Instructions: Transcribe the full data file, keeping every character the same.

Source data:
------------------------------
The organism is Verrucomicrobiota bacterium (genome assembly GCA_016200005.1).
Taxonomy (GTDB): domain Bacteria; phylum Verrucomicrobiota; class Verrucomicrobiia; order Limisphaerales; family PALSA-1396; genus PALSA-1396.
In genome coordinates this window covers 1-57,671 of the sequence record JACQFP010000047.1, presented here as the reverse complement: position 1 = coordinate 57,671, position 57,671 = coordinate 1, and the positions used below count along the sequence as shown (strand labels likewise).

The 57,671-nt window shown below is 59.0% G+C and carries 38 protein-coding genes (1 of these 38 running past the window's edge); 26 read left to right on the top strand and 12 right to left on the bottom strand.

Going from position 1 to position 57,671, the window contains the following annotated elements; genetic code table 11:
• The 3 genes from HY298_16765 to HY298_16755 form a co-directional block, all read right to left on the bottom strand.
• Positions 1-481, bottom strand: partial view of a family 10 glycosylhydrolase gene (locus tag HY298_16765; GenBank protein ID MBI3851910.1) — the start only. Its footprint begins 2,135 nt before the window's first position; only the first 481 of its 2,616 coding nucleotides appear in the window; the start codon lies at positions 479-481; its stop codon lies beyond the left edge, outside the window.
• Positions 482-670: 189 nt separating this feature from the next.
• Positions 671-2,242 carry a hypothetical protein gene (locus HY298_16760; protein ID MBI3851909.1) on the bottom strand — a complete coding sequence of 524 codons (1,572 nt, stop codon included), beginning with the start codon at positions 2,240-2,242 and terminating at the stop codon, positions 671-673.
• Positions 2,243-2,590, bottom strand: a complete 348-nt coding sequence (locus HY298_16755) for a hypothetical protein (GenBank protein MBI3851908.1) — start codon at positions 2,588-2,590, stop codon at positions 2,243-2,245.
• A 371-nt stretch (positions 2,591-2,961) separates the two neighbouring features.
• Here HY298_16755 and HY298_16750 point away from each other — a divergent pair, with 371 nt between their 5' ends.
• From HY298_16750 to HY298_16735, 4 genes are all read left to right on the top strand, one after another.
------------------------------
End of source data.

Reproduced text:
The organism is Verrucomicrobiota bacterium (genome assembly GCA_016200005.1).
Taxonomy (GTDB): domain Bacteria; phylum Verrucomicrobiota; class Verrucomicrobiia; order Limisphaerales; family PALSA-1396; genus PALSA-1396.
In genome coordinates this window covers 1-57,671 of the sequence record JACQFP010000047.1, presented here as the reverse complement: position 1 = coordinate 57,671, position 57,671 = coordinate 1, and the positions used below count along the sequence as shown (strand labels likewise).

The 57,671-nt window shown below is 59.0% G+C and carries 38 protein-coding genes (1 of these 38 running past the window's edge); 26 read left to right on the top strand and 12 right to left on the bottom strand.

Going from position 1 to position 57,671, the window contains the following annotated elements; genetic code table 11:
• The 3 genes from HY298_16765 to HY298_16755 form a co-directional block, all read right to left on the bottom strand.
• Positions 1-481, bottom strand: partial view of a family 10 glycosylhydrolase gene (locus tag HY298_16765; GenBank protein ID MBI3851910.1) — the start only. Its footprint begins 2,135 nt before the window's first position; only the first 481 of its 2,616 coding nucleotides appear in the window; the start codon lies at positions 479-481; its stop codon lies beyond the left edge, outside the window.
• Positions 482-670: 189 nt separating this feature from the next.
• Positions 671-2,242 carry a hypothetical protein gene (locus HY298_16760; protein ID MBI3851909.1) on the bottom strand — a complete coding sequence of 524 codons (1,572 nt, stop codon included), beginning with the start codon at positions 2,240-2,242 and terminating at the stop codon, positions 671-673.
• Positions 2,243-2,590, bottom strand: a complete 348-nt coding sequence (locus HY298_16755) for a hypothetical protein (GenBank protein MBI3851908.1) — start codon at positions 2,588-2,590, stop codon at positions 2,243-2,245.
• A 371-nt stretch (positions 2,591-2,961) separates the two neighbouring features.
• Here HY298_16755 and HY298_16750 point away from each other — a divergent pair, with 371 nt between their 5' ends.
• From HY298_16750 to HY298_16735, 4 genes are all read left to right on the top strand, one after another.